Cat feces and pregnancy
|Photo by Maproom Systems|
Cat feces and pregnancy go together in a negative way because of the disease, toxoplasmosis. Toxoplasmosis is caused by a parasite called toxoplasma gondi. Astonishingly up to 20% of American people are affected by this parasite (source: http://www.metrokc.gov/). Cornell University says that the parasite is found in nearly all warm blooded animals (humans are warm blooded animals).
So it is very common. However, in 80% of the cases of people affected there are no symptoms and the person is unaware he/she is infected as the body's immune system deals with the parasite to neutralize it. It is in the body but not doing anything. The same applies to cats, there will be no symptoms.
For people with suppressed immune systems for whatever cause (e.g. chemotherapy or due to another illness such as AIDS) then symptoms can be present, which can include:- fever, sore throat, aching muscles, swollen glands (lymph glands), headaches, confusion, blurred vision, chest pains, trouble breathing and coughing up blood.
So how do cat feces come into this situation? A cat can be infected as well as humans. A domestic cat can become infected if he/she eats the raw meat of another animal or drinks the milk of an infected mother cat. So, for cat keepers their cat might become infected if she/he is an outdoor cat and likes hunting. You'll see clear signs of that in your cat's activity. A lot of cats in the USA are exclusively indoor cats which would mean little or no chance of being infected it seems to me.
In the UK cats are more indoors/outdoors so more chance of infection. If your cat is infected the parasite can be passed to his/her feces and thence to the cat litter is she uses it or to the garden potentially if she goes to the toilet in the garden (on soil in the flower beds). The parasite can live for a long time (about one year) in cat's feces. The chance of being infected by your cat is small (source: Cornell University)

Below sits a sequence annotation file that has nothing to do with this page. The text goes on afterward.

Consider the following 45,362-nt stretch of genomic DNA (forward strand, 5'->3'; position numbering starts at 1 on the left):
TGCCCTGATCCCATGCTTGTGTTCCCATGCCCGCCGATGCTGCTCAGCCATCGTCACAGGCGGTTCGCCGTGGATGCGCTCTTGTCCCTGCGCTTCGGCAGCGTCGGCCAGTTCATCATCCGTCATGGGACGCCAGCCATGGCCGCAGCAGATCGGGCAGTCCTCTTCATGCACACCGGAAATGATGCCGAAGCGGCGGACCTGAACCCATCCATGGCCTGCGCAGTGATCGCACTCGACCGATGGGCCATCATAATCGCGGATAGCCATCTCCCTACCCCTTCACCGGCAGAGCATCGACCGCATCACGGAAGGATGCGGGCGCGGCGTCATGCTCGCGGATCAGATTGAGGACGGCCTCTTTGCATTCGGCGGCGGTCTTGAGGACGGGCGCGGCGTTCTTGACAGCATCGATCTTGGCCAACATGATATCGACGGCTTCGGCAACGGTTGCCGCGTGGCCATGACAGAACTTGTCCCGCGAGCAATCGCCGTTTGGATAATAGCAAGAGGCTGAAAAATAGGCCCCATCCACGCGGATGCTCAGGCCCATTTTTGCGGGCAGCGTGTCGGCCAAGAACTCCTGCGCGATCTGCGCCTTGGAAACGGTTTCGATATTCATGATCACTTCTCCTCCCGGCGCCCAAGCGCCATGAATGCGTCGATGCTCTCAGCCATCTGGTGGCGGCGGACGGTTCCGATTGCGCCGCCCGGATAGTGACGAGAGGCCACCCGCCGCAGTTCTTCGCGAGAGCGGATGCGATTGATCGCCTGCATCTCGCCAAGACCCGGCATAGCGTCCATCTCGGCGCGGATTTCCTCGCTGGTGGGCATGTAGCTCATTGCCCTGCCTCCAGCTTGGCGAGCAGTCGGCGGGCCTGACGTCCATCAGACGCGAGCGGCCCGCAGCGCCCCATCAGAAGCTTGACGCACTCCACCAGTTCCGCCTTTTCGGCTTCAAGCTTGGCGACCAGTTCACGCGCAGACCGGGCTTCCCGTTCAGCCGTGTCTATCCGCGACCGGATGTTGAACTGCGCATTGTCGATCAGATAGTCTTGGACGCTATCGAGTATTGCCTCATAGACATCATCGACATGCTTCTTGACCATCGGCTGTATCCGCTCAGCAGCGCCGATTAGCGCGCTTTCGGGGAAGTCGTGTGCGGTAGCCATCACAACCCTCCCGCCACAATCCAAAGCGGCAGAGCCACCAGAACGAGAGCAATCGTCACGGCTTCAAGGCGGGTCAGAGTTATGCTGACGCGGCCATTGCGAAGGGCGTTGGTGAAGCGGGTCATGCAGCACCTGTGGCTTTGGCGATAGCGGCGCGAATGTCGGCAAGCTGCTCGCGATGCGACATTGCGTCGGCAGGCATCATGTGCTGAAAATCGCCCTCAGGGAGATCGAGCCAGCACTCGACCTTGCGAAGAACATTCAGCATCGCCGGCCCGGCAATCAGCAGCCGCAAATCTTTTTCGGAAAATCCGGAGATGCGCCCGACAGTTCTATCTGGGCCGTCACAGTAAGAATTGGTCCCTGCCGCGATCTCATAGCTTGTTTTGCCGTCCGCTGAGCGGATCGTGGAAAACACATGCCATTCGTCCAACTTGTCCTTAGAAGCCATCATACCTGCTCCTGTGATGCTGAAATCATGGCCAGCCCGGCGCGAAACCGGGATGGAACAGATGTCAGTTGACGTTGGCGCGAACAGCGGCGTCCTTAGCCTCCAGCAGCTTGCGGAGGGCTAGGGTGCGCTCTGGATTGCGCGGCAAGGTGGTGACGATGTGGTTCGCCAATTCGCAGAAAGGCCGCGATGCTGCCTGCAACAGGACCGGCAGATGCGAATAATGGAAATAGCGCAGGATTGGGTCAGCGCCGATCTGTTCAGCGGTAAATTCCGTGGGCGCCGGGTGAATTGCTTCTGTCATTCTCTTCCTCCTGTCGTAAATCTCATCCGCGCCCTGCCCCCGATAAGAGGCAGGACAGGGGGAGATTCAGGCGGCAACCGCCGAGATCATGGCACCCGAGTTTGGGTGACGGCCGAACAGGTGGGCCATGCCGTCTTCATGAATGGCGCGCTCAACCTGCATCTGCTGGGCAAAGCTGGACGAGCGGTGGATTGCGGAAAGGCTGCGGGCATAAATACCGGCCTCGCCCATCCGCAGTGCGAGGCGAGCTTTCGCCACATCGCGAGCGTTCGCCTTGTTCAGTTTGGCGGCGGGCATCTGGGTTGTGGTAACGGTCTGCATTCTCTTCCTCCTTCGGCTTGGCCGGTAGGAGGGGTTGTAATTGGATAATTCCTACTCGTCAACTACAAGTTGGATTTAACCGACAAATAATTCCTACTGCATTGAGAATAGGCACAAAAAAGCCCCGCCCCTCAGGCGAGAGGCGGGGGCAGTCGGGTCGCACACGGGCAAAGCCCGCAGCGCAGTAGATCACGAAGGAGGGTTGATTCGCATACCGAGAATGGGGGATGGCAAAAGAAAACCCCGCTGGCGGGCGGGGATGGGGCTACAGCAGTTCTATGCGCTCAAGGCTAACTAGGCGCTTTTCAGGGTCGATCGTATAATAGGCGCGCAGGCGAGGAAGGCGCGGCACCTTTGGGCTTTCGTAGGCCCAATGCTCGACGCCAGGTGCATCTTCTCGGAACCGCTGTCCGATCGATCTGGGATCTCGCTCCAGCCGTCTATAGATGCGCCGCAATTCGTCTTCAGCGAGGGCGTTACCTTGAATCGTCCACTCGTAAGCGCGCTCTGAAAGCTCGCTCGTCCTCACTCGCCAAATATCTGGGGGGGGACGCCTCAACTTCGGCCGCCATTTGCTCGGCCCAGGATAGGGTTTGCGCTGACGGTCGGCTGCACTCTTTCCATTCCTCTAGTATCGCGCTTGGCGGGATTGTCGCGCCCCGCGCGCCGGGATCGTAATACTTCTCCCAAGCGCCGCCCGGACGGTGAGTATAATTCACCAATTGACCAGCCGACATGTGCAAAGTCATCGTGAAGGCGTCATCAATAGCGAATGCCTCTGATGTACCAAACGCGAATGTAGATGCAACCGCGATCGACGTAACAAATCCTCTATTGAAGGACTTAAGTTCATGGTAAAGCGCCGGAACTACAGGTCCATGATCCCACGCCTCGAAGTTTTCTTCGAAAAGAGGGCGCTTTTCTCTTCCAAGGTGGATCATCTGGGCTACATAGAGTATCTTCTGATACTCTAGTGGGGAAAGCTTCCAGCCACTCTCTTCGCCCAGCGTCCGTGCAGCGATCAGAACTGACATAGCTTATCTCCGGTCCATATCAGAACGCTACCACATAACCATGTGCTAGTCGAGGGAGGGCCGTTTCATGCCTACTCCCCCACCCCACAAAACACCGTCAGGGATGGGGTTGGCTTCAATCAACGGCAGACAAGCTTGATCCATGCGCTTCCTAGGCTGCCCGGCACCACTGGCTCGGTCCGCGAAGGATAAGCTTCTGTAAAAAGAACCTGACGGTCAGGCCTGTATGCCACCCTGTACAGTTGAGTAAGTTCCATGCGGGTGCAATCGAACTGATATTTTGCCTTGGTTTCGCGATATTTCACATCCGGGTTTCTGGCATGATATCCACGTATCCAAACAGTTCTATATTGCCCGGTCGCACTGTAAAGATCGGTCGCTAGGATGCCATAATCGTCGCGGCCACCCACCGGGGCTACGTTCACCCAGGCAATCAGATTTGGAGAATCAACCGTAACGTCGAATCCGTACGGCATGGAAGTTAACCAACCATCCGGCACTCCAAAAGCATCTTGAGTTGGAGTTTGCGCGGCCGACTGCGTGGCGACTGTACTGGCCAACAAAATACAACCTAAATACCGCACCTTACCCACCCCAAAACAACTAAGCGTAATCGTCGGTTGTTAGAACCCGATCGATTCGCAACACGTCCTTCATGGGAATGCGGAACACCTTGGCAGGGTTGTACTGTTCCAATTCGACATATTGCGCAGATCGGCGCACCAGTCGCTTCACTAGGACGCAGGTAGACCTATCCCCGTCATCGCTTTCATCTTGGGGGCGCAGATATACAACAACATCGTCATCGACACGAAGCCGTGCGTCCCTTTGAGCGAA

If you're pregnant and you get infected the parasite can harm your baby causing possible: miscarriage, poor growth, early delivery, still birth and if born with the disease can suffer nasty conditions such as water on the brain, eye conditions and convulsions. So it is serious, very serious.
So there is the connection between Cat feces and pregnancy. However, the most common cause of infection in humans of toxoplasmosis is through eating raw meat and not from contact with cat feces.
What to do if you have a domestic cat and you are going to get pregnant or are pregnant. As I understand it some doctors advise to get rid of your cat. This sounds impossibly harsh but understandable as the damage that can be caused is potentially severe. It is all about risk it seems to me.
I would have thought a sensible procedure could be set up to deal with cat feces. I would also have thought that all women with husbands or partners could insist upon the partner doing the cat litter and the gardening (lean on the man a bit). If you are a single woman you may have other children who could be taught to deal with the cat litter. In other words you don't go near cat litter (this also means not breathing in cat litter dust - you might move the cat litter box to a safer place). That to me is the safest method.
But more importantly, it would be wise to deal with the more important and common sources of infection such as raw meat - simple answer, don't eat raw meat or unpasteurized milk and don't touch raw meat and if you do wash hands afterwards and the utensils (this is in fact simple good cooking practice anyway). Cat feces and pregnancy need not be a bad combination but no doubt the situation needs to be taken very seriously for the baby's sake.
One last point: lets not blame cats. I guess they could in theory catch it from us or by our actions (e.g eating raw meat left out in the kitchen - wrong? please tell me in a comment). Perhaps they do....?
Update March 2011: Here is a further page on the subject: Toxoplasmosis and Its Prevention in Cats and People.
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